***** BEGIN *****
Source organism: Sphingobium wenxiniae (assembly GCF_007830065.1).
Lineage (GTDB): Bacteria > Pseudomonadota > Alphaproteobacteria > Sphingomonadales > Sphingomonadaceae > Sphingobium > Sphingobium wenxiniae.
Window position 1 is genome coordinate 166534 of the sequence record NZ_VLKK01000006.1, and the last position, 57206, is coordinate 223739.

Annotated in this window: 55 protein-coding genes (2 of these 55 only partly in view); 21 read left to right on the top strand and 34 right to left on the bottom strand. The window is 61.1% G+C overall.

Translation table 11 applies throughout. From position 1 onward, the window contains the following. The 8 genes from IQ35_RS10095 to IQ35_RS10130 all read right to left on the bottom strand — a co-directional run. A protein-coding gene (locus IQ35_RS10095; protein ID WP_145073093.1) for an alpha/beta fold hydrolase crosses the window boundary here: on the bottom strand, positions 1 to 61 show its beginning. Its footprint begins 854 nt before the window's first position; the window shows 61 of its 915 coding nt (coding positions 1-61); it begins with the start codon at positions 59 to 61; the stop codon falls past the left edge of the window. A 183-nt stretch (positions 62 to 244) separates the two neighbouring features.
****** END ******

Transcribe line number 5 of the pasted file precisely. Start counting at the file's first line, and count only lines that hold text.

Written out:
Translation table 11 applies throughout. From position 1 onward, the window contains the following. The 8 genes from IQ35_RS10095 to IQ35_RS10130 all read right to left on the bottom strand — a co-directional run. A protein-coding gene (locus IQ35_RS10095; protein ID WP_145073093.1) for an alpha/beta fold hydrolase crosses the window boundary here: on the bottom strand, positions 1 to 61 show its beginning. Its footprint begins 854 nt before the window's first position; the window shows 61 of its 915 coding nt (coding positions 1-61); it begins with the start codon at positions 59 to 61; the stop codon falls past the left edge of the window. A 183-nt stretch (positions 62 to 244) separates the two neighbouring features.